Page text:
(1) To say that these girls “do not have a case or a charge against him” is not only wrong from a legal standpoint (I’d say they have a pretty good case), it’s also wrong on a very fundamental human level. A reasonably well-known and well-liked musician used his power and fame to manipulate girls into engaging in acts of child pornography. In not one single instance did any of the girls offer; Lombardo asked, and asked again, and again. If the case is true, he threatened not physical harm but put his approval on the line and used guilt as a weapon. There is no denying that Lombardo knew the ages of the girls involved (with whom he had sustained contact over periods of at least two years), and it is likely he will be convicted for his alleged crimes. As for the claim that “they enjoyed being naughty,” this is a gross assumption, based not on the actual evidence presented, but the firmly-held societal belief that normal, wholesome girls with normal, wholesome parenting can’t be the targets of unwanted sexual advances.

Which brings me to the next point – (2) “Most of these young girls dress like french whores.” It doesn’t matter what “these young girls” are dressing like. If I were a parent, I surely wouldn’t let my daughter out of the house in anything inappropriate, but that’s more a matter of self-respect and decency than it is a matter of sexual abuse. I don’t care if you’re wearing a potato sack or dressed like Britney Spears in her “Baby One More Time” video. Perverts are perverts. Speaking from experience with the community in which Mike Lombardo was famous (known as “Nerdfightaria” on the internet, you should google it), I find it HIGHLY doubtful that any of these girls wears anything more than a t-shirt and jeans on a daily basis. The commenter demonstrates an incredible knack for assumption. Still, even if they were dressed provocatively, the accused is still the sole instigator in this case, and he alone is responsible. Like I said. Perverts are perverts.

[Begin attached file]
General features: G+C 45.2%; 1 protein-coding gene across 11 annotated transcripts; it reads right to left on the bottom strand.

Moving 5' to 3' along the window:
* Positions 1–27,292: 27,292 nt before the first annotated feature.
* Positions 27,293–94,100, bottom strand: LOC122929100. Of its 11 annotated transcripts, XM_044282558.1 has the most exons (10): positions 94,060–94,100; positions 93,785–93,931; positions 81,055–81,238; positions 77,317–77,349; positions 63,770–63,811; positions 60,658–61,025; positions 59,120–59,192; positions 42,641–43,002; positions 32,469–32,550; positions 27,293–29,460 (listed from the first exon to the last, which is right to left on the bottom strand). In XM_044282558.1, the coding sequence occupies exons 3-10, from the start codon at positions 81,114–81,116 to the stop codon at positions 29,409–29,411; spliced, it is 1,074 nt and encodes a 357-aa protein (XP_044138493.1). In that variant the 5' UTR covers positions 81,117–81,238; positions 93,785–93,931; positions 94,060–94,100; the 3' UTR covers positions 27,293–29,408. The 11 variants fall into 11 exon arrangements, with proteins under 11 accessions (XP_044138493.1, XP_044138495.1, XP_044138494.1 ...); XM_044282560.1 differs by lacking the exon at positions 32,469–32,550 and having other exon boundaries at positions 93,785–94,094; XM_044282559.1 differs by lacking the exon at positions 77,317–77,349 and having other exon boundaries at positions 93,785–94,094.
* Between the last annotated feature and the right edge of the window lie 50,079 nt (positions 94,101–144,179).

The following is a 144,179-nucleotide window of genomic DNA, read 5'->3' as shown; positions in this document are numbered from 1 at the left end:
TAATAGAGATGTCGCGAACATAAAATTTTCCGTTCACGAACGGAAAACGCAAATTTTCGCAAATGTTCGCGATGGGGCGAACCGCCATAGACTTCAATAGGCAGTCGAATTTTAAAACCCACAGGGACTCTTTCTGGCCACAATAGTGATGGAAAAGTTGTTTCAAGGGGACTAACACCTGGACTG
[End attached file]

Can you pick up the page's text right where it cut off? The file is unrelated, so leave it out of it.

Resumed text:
(3) The obvious difference between teen pregnancy and child pornography is one is a form of abuse and the other is not. Nobody is saying that teenagers are the world’s best decision makers. That’s why we make such a big deal about teen pregnancy to begin with, and that’s why teenagers are tried differently in the court of law. So you can’t argue one minute that “these girls knew what they were doing” and then tell me the next minute that teenagers are free from all the hormonal and psychological challenges that go hand-in-hand with being a teenager. Take it from me! I’m 19 now, and while I consider myself to have been a pretty exceptionally level-headed teenager, I still did some really stupid things.

Teenagers can be incredibly smart and self-aware, but they are also particularly susceptible to infatuation and manipulation, which are precisely the components of the sexual abuse we’re talking about here. A teenager with great parents and a strong moral compass is not immune to obsessing over celebrities. (4)

No. (5)   “They didn’t have to comply, it’s not like he was holding a gun to their heads.” Raise your hand if you have ever felt threatened by someone who wasn’t holding a gun to your head. That’s right, mental threats can be just as potent as physical ones. What is worse is that these mental threats, manipulations, power plays, etc. are not immediately apparent. A gun is obviously a very tangible thing. With words there is subtext, doubt and double entendre, and it’s almost impossible for anyone but the communicators to understand the full implication of what is said.

This is not to say that all communication is relative or that there is never a clear yes/no, black/white divide. What I am saying, though, is that there is much more at stake in a situation like this than physical harm. Hopefully I haven’t put anyone off with this argument. I’m very curious to see how conservative women feel about this situation – Can underage victims ever be held responsible for their actions? If so, where do we draw the line? How do we react to claims that the victims of sexual abuse “had it coming?” Do we react at all, or do we refrain from putting on those proverbial outrage glasses? Whether you agree with me or not, hopefully you’ll realize that this is an issue that’s missing from the dialogue on among conservative women, and I sincerely hope we change that.

Taylor Brogan is a rising Junior at the University of Chicago.